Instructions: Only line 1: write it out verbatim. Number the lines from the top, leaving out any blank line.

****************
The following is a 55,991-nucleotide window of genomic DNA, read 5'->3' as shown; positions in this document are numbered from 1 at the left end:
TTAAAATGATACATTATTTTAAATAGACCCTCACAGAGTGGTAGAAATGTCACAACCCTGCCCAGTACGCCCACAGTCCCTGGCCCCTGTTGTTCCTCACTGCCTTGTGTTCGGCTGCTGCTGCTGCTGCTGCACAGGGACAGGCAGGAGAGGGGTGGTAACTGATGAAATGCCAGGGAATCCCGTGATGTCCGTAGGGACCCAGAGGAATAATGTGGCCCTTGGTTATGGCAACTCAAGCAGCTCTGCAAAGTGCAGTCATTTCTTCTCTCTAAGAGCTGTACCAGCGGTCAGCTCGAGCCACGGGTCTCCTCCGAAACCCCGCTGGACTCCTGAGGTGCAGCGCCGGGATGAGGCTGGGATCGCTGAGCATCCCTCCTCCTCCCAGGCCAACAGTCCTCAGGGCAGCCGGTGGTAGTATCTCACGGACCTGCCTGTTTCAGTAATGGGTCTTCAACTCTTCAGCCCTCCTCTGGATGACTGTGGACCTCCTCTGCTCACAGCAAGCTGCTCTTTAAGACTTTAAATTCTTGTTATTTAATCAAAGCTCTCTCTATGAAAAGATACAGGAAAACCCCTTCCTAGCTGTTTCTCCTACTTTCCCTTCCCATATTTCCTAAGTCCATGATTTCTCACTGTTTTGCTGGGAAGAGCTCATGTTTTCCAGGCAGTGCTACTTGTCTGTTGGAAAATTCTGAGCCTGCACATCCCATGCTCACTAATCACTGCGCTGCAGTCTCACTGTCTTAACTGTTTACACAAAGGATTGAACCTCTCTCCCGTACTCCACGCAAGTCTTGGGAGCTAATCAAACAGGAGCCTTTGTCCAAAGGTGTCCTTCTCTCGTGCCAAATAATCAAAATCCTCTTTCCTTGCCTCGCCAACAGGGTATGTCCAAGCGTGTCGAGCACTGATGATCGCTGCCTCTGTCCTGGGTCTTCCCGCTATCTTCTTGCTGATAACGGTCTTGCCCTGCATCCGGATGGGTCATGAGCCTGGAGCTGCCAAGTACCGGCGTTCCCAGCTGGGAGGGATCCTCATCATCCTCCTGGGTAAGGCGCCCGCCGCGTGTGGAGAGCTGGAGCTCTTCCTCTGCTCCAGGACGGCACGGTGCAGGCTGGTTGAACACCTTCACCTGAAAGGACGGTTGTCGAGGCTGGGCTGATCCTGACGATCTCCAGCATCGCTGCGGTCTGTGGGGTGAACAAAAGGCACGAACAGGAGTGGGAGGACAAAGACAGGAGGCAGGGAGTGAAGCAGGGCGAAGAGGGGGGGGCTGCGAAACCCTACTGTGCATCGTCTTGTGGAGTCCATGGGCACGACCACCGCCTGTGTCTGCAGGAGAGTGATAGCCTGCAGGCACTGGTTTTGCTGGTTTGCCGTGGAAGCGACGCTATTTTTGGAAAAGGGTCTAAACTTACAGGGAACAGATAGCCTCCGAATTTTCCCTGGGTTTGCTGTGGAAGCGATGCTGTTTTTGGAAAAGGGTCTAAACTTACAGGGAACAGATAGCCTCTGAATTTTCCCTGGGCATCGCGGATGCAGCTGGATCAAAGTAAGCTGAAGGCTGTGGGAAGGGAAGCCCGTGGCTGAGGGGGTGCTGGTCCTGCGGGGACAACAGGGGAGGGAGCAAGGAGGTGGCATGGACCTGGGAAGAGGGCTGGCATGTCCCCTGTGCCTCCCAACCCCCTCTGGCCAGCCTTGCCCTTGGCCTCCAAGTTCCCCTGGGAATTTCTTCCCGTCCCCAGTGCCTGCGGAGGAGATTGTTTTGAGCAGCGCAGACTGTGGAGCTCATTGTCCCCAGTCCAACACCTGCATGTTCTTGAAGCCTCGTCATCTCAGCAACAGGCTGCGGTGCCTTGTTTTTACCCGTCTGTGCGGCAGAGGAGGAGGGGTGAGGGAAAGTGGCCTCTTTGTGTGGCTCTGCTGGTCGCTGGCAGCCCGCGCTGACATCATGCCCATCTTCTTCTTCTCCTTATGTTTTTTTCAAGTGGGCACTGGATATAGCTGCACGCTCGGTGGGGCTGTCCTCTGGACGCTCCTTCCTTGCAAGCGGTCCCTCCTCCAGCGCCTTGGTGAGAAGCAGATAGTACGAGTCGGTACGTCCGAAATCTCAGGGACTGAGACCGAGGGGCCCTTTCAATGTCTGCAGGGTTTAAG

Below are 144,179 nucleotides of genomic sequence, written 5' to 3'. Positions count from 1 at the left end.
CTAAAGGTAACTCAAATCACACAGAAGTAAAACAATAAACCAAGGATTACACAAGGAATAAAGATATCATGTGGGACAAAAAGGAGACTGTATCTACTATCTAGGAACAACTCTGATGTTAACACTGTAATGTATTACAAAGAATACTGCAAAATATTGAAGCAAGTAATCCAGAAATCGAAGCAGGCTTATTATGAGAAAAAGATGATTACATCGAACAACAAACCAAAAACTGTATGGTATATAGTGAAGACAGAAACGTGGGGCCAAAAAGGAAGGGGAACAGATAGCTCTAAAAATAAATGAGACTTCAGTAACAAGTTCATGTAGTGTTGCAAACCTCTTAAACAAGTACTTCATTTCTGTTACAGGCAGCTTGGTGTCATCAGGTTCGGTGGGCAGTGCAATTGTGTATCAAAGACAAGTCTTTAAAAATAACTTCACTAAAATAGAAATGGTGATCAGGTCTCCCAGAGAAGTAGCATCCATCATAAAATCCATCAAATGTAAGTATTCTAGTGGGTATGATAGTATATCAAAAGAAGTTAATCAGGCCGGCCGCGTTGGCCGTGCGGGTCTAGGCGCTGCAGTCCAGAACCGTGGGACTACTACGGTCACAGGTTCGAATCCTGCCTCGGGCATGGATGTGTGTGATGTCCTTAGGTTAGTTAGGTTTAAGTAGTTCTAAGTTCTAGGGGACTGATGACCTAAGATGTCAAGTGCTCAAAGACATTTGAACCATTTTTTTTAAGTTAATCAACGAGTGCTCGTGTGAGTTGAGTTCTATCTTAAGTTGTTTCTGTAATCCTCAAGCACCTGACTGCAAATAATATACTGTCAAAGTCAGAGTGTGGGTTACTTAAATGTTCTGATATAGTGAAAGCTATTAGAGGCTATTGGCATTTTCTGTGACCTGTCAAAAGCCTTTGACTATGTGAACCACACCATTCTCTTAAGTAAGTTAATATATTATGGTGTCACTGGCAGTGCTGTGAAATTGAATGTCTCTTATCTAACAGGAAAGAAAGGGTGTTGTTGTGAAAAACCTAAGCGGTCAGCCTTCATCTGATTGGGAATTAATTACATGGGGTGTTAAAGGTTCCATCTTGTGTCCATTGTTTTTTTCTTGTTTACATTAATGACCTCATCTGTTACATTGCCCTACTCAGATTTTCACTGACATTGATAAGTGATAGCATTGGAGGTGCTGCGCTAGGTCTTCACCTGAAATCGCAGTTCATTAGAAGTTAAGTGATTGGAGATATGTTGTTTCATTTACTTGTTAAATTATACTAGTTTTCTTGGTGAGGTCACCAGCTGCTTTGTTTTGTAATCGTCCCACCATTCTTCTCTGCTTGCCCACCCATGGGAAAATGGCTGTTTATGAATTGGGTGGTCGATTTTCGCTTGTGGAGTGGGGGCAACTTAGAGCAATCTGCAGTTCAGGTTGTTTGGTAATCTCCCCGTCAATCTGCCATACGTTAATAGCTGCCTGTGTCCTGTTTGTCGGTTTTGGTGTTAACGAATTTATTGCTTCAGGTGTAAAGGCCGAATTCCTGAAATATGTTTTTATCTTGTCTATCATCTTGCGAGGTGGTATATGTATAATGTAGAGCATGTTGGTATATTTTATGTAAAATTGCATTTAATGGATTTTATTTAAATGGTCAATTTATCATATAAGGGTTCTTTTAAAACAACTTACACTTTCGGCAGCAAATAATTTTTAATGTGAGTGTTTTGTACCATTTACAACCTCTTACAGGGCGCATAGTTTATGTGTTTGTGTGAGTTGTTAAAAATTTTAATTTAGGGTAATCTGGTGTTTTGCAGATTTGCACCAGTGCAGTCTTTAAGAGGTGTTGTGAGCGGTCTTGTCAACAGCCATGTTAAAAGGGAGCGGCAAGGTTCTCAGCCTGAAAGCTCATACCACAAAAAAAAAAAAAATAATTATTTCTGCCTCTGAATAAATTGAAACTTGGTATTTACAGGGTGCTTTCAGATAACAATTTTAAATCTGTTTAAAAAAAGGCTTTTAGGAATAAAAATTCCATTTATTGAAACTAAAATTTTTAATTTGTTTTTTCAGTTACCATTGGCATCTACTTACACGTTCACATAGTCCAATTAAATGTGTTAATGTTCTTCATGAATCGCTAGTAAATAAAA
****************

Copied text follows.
The following is a 55,991-nucleotide window of genomic DNA, read 5'->3' as shown; positions in this document are numbered from 1 at the left end: